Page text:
Virtua Racing

Virtua Racing

Infobox VG| title = Virtua Racing

developer = Sega-AM2
publisher = Sega
designer = Yu Suzuki
engine =
released = October 1992 (Arcade), 1994 (Genesis)
genre = Racing
modes = Single player, multiplayer
ratings =
platforms = Arcade, Mega Drive/Genesis, 32X, Saturn, PlayStation 2
media =
requirements =
input =

"Virtua Racing" or "V.R." for short, is a Formula 1 racing arcade game, developed by Sega-AM2 and released in October 1992. It is one of the first driving games to use fully polygonal characters and environments (the first was "Hard Drivin'"), on the new 3DCG board "Model 1". Virtua Racing was initially developed as a test program for exercising the new Model 1 hardware as it was developed, and was eventually developed into a commercial game. Virtua Racing also introduced the "V.R. View System" by allowing the player to choose one of four views to play the game. This feature was then used in most other SEGA arcade racing games (and is mentioned as a feature in the attract mode of games such as " Daytona USA"). It was later ported to home consoles, starting with the Mega Drive/Genesis in 1994.

The original arcade game has three levels, designated into difficulties. Beginner is "Big Forest", intermediate is "Bay Bridge" and expert is "Acropolis". Each level has its own special feature, for example the amusement park in "Big Forest", or the "Bay Bridge" itself, or the tight hairpin of "Acropolis".

Arcade cabinet versions

V.R. was released in a "twin" cabinet – the standard and most common version, which is effectively 2 complete machines built into a single cabinet. The Twin cabinets for the USA were manufactured by contract at Grand Products, Inc. in Illinois for Sega and were built using Wells-Gardner 25" monitors, nearly all of which had Zenith picture tubes with a manufacturing defect that caused them to fail after a few years of use. As a result of this, many V.R. machines were parted or thrown out and are an uncommon sight today. The Twin cabinet that was sold in the rest of the world was built by Sega in Japan and used 29" Nanao monitors.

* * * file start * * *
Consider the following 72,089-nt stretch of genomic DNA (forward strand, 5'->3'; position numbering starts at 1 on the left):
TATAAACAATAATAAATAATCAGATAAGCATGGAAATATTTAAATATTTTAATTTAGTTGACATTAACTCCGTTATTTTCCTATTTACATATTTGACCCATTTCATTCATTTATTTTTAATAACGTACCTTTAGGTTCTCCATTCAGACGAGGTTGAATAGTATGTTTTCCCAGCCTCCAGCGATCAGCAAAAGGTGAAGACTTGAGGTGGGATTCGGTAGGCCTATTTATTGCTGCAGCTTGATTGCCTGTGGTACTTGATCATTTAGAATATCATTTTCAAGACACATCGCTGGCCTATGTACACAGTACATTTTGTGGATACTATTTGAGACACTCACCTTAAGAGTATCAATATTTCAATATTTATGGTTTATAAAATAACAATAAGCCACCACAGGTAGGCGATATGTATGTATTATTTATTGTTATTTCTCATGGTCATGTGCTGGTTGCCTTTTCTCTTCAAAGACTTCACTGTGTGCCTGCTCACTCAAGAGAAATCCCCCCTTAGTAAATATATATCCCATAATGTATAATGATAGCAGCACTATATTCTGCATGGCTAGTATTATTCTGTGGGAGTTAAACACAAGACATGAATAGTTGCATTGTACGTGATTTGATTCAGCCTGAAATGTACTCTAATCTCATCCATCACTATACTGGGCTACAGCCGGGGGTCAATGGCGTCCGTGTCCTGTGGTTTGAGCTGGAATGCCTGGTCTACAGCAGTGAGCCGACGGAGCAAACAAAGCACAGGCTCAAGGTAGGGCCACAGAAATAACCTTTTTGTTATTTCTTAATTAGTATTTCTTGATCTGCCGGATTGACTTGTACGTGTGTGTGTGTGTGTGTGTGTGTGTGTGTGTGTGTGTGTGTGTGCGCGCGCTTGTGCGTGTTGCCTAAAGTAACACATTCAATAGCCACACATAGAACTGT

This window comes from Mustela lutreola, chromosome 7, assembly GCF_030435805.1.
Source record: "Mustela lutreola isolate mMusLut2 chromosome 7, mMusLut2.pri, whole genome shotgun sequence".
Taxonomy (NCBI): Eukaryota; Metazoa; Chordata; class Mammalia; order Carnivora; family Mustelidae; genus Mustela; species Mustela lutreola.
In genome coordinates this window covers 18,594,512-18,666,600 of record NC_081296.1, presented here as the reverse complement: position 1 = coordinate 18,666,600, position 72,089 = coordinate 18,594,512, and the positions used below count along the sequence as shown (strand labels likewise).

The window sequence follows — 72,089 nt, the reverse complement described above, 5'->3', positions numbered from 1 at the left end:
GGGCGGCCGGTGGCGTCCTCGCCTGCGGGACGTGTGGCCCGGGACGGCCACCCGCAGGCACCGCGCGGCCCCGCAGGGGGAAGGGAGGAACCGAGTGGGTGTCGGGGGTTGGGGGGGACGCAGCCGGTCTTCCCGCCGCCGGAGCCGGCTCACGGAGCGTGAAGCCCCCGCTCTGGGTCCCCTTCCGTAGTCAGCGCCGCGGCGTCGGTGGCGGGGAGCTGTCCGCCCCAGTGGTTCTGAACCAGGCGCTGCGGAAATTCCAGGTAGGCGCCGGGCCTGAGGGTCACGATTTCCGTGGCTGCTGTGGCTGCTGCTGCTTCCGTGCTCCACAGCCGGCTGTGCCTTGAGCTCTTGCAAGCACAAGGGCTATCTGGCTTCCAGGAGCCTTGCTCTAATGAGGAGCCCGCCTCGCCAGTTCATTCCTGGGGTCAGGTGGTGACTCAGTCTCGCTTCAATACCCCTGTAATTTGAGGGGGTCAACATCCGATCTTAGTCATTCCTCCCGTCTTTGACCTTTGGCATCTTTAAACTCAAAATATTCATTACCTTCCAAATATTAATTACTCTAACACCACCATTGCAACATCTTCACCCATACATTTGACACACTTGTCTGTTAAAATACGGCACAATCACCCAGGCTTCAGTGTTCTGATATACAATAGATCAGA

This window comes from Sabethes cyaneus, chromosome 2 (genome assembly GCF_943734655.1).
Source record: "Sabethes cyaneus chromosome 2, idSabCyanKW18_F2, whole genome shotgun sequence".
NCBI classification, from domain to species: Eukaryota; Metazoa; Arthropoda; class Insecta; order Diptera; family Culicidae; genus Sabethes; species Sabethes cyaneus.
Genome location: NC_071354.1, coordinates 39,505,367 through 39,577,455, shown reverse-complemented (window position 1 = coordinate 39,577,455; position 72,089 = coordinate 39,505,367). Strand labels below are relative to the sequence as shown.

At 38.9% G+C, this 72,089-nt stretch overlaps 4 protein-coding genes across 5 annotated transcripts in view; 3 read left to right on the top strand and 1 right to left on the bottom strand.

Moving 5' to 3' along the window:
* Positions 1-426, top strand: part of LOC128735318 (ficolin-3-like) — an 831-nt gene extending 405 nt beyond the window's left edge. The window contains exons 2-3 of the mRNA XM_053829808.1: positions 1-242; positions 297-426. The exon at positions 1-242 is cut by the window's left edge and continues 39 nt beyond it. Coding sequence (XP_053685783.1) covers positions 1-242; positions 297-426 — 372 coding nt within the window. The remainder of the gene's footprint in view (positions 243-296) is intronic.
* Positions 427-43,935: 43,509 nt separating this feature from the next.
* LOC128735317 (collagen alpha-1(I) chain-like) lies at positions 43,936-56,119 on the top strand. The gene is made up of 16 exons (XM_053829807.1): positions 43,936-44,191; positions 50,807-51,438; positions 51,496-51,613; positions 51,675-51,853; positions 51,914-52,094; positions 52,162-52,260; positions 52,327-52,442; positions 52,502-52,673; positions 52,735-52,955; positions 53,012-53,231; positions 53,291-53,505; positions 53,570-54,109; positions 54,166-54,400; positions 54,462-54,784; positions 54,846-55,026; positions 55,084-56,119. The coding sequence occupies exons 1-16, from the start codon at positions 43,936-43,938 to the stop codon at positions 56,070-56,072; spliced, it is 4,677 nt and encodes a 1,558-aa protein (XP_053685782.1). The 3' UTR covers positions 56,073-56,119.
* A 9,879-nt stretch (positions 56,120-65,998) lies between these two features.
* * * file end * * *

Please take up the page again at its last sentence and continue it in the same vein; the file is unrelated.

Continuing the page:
Also available was an upright (UR), which was a single-player cabinet using the same force-feedback steering as the twin.

There was also a Deluxe version, known as the V.R. DX cabinet type, which is also a single-player machine and has a 16:9 aspect-ratio monitor (the first use of a widescreen aspect ratio monitor in an arcade game), and 6 airbags (3 on each side) built into the seat that will inflate and "nudge" the player when cornering, and one more airbag on the player's back that inflates under braking. The seat is also adjustable via "forward" and "back" buttons using air pressure. V.R. DX's force-feedback steering also uses two pneumatic cylinders to rotate the steering wheel, which differ from the electric motor-and-clutch system that the upright and twin versions use (which have no inbuilt air system), so the steering feel is quite different.